Statue honoring Mary Dyer
Statue honoring Anne Hutchinson
The point I've been working up to (see- aren't you glad that you hung in here) is that if you can plug away through your pedigree and get back to the early days of 'America' or to colonial days --  there are some very amazing women you could potentially lay claim to as ancestors!

I, myself, can claim two early religious reformers - Anne Marbury Hutchinson  & Mary Dyer - both are fascinating historical figures... if you are in the mood for a history lesson, I suggest you google them... and be prepared to be amazed! [And if you are a fellow descendant, please drop me a note.... while probably only distantly connected, we should at least talk!]  

Among other famous FAs, I descend from two 'witches' who were murdered at Salem and, one of my personal favorites, Frances Harvey Beckwith... who apparently still remains here on earth as a ghostly presence... [Please check out this great blog entry for a realy ghost story  ]

While the lives and deaths (or in some cases afterlives) of these women are well publicized, they are no less important to my pedigree than the "Mrs John Smith", but they sure add a lot of meat to the genealogy story -- and it's all the impetus I need to try and give Mrs. Smith the identity she earned and so deserves!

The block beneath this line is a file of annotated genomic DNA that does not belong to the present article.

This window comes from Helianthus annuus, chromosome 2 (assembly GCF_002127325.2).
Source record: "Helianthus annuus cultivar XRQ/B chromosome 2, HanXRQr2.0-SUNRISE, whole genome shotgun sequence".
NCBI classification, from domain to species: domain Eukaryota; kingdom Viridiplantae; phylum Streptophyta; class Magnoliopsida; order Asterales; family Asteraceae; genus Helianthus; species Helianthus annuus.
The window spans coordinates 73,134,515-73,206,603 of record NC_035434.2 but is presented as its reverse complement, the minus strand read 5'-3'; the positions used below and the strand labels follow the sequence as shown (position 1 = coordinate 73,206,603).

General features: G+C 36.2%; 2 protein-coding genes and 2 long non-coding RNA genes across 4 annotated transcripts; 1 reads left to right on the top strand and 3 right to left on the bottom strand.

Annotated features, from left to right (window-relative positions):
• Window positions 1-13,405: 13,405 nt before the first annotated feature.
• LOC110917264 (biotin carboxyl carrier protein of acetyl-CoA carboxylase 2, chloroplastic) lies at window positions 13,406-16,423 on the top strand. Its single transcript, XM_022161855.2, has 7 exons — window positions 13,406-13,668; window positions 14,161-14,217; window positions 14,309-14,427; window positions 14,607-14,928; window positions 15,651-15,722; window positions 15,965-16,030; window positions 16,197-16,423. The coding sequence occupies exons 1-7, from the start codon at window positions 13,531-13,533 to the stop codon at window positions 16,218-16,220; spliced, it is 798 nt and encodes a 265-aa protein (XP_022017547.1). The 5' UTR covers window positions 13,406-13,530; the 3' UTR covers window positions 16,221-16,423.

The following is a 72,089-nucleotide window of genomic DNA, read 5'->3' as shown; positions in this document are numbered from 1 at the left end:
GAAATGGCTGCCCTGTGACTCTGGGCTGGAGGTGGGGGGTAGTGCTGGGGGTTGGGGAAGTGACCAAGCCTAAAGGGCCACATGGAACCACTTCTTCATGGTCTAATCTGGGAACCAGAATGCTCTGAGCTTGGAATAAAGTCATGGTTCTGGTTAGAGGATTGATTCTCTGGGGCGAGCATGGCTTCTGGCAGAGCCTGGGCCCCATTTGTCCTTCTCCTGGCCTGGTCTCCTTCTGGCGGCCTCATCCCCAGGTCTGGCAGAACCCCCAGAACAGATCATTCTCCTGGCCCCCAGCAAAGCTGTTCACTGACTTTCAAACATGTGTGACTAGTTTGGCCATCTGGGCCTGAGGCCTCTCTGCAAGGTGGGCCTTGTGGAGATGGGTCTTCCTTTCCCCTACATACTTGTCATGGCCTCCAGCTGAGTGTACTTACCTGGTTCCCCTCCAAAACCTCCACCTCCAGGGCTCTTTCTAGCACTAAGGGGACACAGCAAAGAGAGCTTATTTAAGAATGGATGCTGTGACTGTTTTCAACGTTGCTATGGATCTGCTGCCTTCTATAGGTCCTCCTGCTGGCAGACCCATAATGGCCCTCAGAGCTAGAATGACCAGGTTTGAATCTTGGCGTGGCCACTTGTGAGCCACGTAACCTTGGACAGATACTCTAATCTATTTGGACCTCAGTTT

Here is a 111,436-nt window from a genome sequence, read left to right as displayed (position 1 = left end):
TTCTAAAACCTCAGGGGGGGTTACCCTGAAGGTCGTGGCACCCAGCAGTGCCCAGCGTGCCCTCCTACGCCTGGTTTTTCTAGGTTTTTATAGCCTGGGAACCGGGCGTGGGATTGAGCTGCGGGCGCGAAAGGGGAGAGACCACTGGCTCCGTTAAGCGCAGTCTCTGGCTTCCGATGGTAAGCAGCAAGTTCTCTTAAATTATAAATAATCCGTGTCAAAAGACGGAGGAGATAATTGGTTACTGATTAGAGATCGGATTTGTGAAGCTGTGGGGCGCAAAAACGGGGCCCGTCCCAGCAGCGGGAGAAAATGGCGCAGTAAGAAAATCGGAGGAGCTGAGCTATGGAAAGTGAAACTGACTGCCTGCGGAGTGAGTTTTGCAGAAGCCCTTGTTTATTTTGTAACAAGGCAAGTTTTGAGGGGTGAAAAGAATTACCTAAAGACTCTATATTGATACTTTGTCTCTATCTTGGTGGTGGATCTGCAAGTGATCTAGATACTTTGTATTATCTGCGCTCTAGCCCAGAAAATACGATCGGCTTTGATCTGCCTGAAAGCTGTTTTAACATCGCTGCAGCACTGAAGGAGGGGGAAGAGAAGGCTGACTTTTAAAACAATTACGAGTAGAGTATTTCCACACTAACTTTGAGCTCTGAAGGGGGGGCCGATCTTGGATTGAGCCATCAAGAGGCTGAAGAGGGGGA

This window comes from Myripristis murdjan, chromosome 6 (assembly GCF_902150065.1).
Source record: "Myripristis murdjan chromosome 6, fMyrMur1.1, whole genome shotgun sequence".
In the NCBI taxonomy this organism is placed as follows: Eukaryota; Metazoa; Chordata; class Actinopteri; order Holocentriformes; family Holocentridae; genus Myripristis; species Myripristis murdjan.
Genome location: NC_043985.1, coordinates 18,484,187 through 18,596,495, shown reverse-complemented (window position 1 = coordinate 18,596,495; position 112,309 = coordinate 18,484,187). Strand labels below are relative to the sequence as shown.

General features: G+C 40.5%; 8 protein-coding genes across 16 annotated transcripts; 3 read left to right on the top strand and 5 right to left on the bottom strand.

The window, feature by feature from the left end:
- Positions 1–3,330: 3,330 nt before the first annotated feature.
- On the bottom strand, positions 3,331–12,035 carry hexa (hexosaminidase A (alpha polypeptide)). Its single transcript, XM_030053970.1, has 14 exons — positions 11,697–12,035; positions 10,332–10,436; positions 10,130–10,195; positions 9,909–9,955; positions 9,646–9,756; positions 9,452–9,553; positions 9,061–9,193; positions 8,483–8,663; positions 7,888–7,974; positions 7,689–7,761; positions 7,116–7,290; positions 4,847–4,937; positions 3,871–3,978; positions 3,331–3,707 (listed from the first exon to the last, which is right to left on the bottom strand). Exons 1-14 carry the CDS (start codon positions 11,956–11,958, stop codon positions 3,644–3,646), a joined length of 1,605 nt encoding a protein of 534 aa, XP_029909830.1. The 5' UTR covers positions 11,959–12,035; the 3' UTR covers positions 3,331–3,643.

If anyone has any great resources or research 'trick' for locating FA data... please share! The same goes for your amazing success stories or famous (or infamous) FAs... or the brick wall that won't crumble....

So I encourage everyone to review those pedigrees -- try some new found resource -- or just repost the same 'help me' query -- make a plan and reach out to other researchers -- in my case, I'm  going to try to blog about one of my FA mysteries on a regular basis, and have already set my sights on a couple of mysteries to solve next -- so join me and together let's try and smash down that Female Ancestor brick wall!

Sunday, April 21, 2013

Mystery Photo... Anna & Jessie Eaton- Glenwood, MN